Many of you know this already, but I read every single reply I get to one of these emails. I don’t write back to all (or even most) of them — I gave up on that about a year or two ago — but I definitely read them all. Including if you unsubscribe and tell me why. Last week, I got one of those with a reason I hadn’t heard before. Here it is, in its entirety.
Why did I unsubscribe? The constant re-runs, you have so many excuses, reminds me of my drinking days and calling, or having my wife call the boss with some bs as to why I wasn’t coming in that day.
I’m obviously not going to explain this to the unsubscriber — he’s gone — but I want to share some thoughts here.
My Thursday email is, almost always, a re-run. First and foremost, it’s a time management tactic for me. Writing a new story takes a lot of time, more so than it did when I started, as I think my standards have risen. (At least I hope they have.) And getting older has come with increases in my other responsibilities. The math doesn’t work out. Having a re-run on Thursday and this, off-the-cuff essay format on Friday is huge — it gives me a few extra hours to put together the new content. It’s been a boon; instead of being constantly behind, I now, finally, have a couple of drafts pretty close to ready in the bank.
Other than that, if I run a repeat, it’s for one of two reasons. Either it’s a holiday and I would have taken it off otherwise, or something glitches and I don’t have much of a choice. In that second case, I usually make up for it by not running a re-run on Thursday. But I guess I’ve never explained this before, so, instead, the re-runs seem like me making “too many excuses” or whatever.
I think I’ve taken the wrong approach here. The re-runs are, yes, a way for me to stay sane and produce good newsletters otherwise, but I truly think the ones I select to republish are also worth re-sharing. Here’s how I teed up yesterday’s email, for example:
On Thursdays, I typically run an old Now I Know from my archives. (More on that tomorrow.) Today’s story is from 2011, and it’s about one of my favorite movies, Trading Places. Kind of. You’ll see.
I chose the story below because of all the nonsense going on around GameStop’s stock (here’s more on that if you don’t know what I’m talking about). That situation, as I said on Twitter, is not dissimilar from the Trading Places situation. Which means it’s also not dissimilar to today’s story. — Dan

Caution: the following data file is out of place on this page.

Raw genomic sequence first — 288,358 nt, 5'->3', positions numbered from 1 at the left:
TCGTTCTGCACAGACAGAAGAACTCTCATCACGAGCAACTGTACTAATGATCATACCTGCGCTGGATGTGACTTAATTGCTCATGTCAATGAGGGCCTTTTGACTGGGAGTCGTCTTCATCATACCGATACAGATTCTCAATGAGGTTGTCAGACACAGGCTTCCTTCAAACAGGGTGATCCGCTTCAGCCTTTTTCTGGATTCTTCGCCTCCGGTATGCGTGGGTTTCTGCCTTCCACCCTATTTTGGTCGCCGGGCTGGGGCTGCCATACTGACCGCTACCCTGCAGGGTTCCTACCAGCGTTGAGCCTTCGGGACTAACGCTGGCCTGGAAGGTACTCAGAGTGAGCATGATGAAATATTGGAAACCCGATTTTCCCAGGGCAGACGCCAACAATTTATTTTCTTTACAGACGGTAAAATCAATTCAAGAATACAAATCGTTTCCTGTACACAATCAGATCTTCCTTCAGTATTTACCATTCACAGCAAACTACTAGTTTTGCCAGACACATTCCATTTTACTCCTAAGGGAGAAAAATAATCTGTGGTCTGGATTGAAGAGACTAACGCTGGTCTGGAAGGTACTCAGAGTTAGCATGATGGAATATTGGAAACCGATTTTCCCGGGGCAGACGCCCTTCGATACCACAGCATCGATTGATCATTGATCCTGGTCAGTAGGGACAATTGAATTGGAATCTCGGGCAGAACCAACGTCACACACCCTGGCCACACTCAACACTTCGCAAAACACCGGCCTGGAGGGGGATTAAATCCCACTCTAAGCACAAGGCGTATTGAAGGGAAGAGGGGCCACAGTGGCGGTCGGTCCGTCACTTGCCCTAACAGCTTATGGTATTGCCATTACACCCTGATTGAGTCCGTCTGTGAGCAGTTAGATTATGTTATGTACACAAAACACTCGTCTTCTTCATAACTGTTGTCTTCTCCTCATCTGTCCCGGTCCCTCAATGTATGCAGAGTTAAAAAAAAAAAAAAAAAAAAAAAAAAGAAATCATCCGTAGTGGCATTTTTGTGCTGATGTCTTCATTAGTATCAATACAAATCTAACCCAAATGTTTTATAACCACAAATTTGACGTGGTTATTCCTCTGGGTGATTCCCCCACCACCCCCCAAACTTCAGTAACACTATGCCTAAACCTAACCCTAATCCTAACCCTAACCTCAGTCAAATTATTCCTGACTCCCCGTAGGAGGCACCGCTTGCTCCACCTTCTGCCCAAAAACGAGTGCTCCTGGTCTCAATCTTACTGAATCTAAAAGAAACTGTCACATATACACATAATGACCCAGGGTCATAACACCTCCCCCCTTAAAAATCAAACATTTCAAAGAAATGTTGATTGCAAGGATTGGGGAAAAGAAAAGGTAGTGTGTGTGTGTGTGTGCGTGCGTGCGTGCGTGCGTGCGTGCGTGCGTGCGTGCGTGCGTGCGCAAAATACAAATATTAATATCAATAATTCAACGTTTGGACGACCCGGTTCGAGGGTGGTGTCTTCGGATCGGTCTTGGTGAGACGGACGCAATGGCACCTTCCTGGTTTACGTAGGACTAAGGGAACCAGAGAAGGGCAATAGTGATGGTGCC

You’ll notice that I didn’t offer an excuse for running a repeat. Instead, I explained why I chose that story, and why I think it’s timely.
Expect more of that. Going forward, Thursdays will still typically be re-runs. But they’ll be offered with no excuses.
The Now I Know Week in Review
Monday: In the President’s Dog House. Coincidentially, President Biden’s dogs moved into the White House on Monday. I had no idea that was happening when I wrote and published this.
Tuesday: Why Harriet and Duncan Weren’t Allowed in Iceland. It has to do with C. Well, half of it.
Wednesday: The Internet Scammer Who Won: It was a good win for all.
Thursday: The Great Onion Futures Scam of 1955: See above.
And some other things you should check out:
Some long reads for the weekend.
1) “The Pandemic Has Erased Entire Categories of Friendship” (The Atlantic, January 2021). The subhead: “There’s a reason you miss the people you didn’t even know that well.”
2) “‘Our souls are dead’: how I survived a Chinese ‘re-education’ camp for Uighurs” (The Guardian, 19 minutes, January 2021). Not an easy or fun read, but an important and powerful one.
3) “The Curse of the Buried Treasure” (The New Yorker, 33 minutes, November 2020). The subhead is… well, not what you’d expect. “Two metal-detector enthusiasts discovered a Viking hoard. It was worth a fortune—but it became a nightmare.”
And a short one: “The Absurd Story Of How Some Genius Crashed Into The Same Home Three Times With Two Different Cars” (Jalopnik, 4 minutes, April 2020.) Enjoy!
Have a great weekend!